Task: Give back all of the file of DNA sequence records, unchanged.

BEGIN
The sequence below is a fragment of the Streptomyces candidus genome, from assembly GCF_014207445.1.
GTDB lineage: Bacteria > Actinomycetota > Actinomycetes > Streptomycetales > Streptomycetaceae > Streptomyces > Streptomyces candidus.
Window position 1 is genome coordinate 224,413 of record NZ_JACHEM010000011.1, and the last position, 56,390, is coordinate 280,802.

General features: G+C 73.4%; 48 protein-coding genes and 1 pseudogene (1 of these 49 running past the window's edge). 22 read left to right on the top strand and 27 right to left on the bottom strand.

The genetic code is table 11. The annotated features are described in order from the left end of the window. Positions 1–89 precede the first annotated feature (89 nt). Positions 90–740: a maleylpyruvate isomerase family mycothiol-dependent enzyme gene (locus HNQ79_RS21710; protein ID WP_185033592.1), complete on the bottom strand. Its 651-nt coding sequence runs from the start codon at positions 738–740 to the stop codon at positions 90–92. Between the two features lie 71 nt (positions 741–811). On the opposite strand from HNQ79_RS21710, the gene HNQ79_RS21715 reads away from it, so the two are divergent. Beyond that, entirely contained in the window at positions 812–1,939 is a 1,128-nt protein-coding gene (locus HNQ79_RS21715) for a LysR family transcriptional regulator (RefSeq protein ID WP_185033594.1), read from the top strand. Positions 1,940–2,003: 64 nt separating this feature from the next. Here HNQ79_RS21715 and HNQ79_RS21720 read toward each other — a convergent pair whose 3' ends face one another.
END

The sequence below is a fragment of the Streptomyces candidus genome, from assembly GCF_014207445.1.
GTDB lineage: Bacteria > Actinomycetota > Actinomycetes > Streptomycetales > Streptomycetaceae > Streptomyces > Streptomyces candidus.
Window position 1 is genome coordinate 224,413 of record NZ_JACHEM010000011.1, and the last position, 56,390, is coordinate 280,802.

General features: G+C 73.4%; 48 protein-coding genes and 1 pseudogene (1 of these 49 running past the window's edge). 22 read left to right on the top strand and 27 right to left on the bottom strand.

The genetic code is table 11. The annotated features are described in order from the left end of the window. Positions 1–89 precede the first annotated feature (89 nt). Positions 90–740: a maleylpyruvate isomerase family mycothiol-dependent enzyme gene (locus HNQ79_RS21710; protein ID WP_185033592.1), complete on the bottom strand. Its 651-nt coding sequence runs from the start codon at positions 738–740 to the stop codon at positions 90–92. Between the two features lie 71 nt (positions 741–811). On the opposite strand from HNQ79_RS21710, the gene HNQ79_RS21715 reads away from it, so the two are divergent. Beyond that, entirely contained in the window at positions 812–1,939 is a 1,128-nt protein-coding gene (locus HNQ79_RS21715) for a LysR family transcriptional regulator (RefSeq protein ID WP_185033594.1), read from the top strand. Positions 1,940–2,003: 64 nt separating this feature from the next. Here HNQ79_RS21715 and HNQ79_RS21720 read toward each other — a convergent pair whose 3' ends face one another.